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Oral History Transcript — Dr. Peter Van de Kamp

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Interview with Dr. Peter Van de Kamp
By David DeVorkin
At his home, Swarthmore, Pennsylvania
March 18, 1979

open tab View abstract

Peter Van de Kamp; March 18, 1979

ABSTRACT: Recollections of family background and early schooling in Holland; interest in science and influence of C. Flammarionís writings; university training at Utrecht; contact with Julius and brief interlude on Einstein; astronomy at Utrecht and practical work with van der Bildt; move to Groningen and work with P.J. van Rhijn; contact with E. Hertzsprung; move to Virginia and association with S.A. Mitchell and H. Alden; decision to remain in America; contact with Vyssotsky; Ph.D. exam at Lick Observatory; life at Lick; organization of science in the Netherlands -- Kapteynís legacy; research on interstellar absorption circa 1930 and contact with R. Trumpler; peer review in professional journals; collaboration with Vyssotsky and work on galactic structure and interstellar medium; double star work, 1931, Barnardís star origin of interest; religion and philosophy.

Transcript

Session I | Session II

DeVorkin:

Dr. Van de Kamp, we were talking at the observatory and you mentioned that you had some general comments on the relationship of Dutch astronomy to American astronomy, and why the Dutch came here when they did. Could you give me those ideas now?

Van de Kamp:

Well, Iím often asked why is it that so many Dutch astronomers came here, and are still coming. And I think there may be several explanations, and I would advise you to consult with others, especially A. Blaauw and B. Bok, I think. My idea is that the number 1 person who played a role there was J. C. Kapteyn, because he formed a school of astronomers, of which of course Jan H. Oort is the most striking and the best example — Oort in my opinion being, if not the foremost, one of the foremost astronomers on this earth. And Oort as you know knew Kapteyn and could tell you more about him. I just missed Kapteyn, because he died in the spring of Ď22. I was a student at Utrecht at that time, and I went to Groningen that fall as an assistant to P. J. van Rhijn, who had been Kapteynís assistant. The reason I was asked to come was because Oort had been asked to go to America.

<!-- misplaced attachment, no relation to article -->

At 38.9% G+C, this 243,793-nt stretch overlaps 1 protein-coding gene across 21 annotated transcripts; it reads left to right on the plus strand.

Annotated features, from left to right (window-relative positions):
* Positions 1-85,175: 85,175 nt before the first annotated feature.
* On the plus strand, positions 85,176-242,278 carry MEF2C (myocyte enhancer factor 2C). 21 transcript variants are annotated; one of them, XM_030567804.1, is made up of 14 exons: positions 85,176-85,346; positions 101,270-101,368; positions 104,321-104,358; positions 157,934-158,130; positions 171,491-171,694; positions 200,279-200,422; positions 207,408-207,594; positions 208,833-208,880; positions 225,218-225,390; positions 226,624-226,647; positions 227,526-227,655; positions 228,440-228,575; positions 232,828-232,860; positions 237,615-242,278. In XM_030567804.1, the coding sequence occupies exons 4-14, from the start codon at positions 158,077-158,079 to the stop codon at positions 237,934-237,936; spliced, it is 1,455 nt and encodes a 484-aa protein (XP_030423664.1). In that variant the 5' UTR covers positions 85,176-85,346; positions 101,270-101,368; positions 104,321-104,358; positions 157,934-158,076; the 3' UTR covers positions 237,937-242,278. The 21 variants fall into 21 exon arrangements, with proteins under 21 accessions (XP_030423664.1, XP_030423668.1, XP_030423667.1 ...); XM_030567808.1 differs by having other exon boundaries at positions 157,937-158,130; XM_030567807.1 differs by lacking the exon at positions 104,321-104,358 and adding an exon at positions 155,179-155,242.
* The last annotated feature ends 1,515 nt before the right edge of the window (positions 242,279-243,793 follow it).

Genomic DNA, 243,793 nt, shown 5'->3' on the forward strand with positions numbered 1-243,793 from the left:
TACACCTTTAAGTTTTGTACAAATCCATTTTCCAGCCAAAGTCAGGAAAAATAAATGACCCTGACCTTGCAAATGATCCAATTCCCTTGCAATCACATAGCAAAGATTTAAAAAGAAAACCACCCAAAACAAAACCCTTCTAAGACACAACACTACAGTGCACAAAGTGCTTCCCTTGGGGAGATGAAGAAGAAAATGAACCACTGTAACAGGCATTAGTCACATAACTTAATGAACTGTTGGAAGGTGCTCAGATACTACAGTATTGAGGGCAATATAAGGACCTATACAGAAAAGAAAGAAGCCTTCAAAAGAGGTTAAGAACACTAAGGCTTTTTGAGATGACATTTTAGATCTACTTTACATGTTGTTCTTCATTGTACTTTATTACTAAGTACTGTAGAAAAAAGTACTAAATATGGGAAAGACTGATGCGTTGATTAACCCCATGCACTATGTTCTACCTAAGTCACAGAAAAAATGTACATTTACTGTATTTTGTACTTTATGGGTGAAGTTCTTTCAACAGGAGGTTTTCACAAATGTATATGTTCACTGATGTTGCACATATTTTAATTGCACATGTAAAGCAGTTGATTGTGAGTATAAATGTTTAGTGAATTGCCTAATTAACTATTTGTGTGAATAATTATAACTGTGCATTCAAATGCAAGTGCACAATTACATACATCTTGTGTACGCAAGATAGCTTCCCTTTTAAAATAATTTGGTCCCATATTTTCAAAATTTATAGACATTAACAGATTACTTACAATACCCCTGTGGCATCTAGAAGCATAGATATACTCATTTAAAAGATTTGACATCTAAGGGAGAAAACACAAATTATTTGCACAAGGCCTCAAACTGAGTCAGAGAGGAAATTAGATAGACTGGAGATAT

DeVorkin:

By Kapteyn?

Van de Kamp:

No. I donít know the details about that. Oort could tell you that better, of course. But he went to Yale and worked with Schlesinger for two years.

DeVorkin:

What was the reason that brought these Dutch astronomers to the United States?

Van de Kamp:

Well, I think it was the reputation of Kapteyn, who was one of the best known and most important astronomers at the beginning of this century. Then of course, the people that did go gradually to America all had the benefit of a Dutch education which — here I may seem to be chauvinistic — was excellent in those days, on the secondary level, and I think itís still pretty good, although there are some signs of deterioration. In my day, three foreign languages were compulsory. Now, only two are compulsory. I think thatís not very good. Well, anyway, Dutch education, and especially Dutch science, I think, had been always very good. And the first Dutch astronomer who went to America was A. van Maanen. He was not, I think, a student of Kapteyn; he was a student of Nijland in Utrecht, the man with whom I studied. I do not know under what circumstances van Maanen went to America; whether he was invited, or whether it was arranged between Kapteyn and somebody else. But at any rate, you know, he went there and worked on parallaxes with the 60-inch and later on with the 100-inch telescope. Kapteynís assistant, who later on was director of the Kapteyn Laboratory and who was my boss, also spent some time in America, but it was only for a short visit. I believe he made a study of the night sky.

DeVorkin:

He never intended to stay there?

Van de Kamp:

Apparently not. Then the third one who went was W. J. Luyten, I think in 1921.

DeVorkin:

For the record, youíre reading from a paper that you showed me before the interview.[1]

Van de Kamp:

Yes. It has to be slightly up-dated here and there, but basically whatís here is good, it just needs a little up-dating.

DeVorkin:

This paper is as of 1938.

Van de Kamp: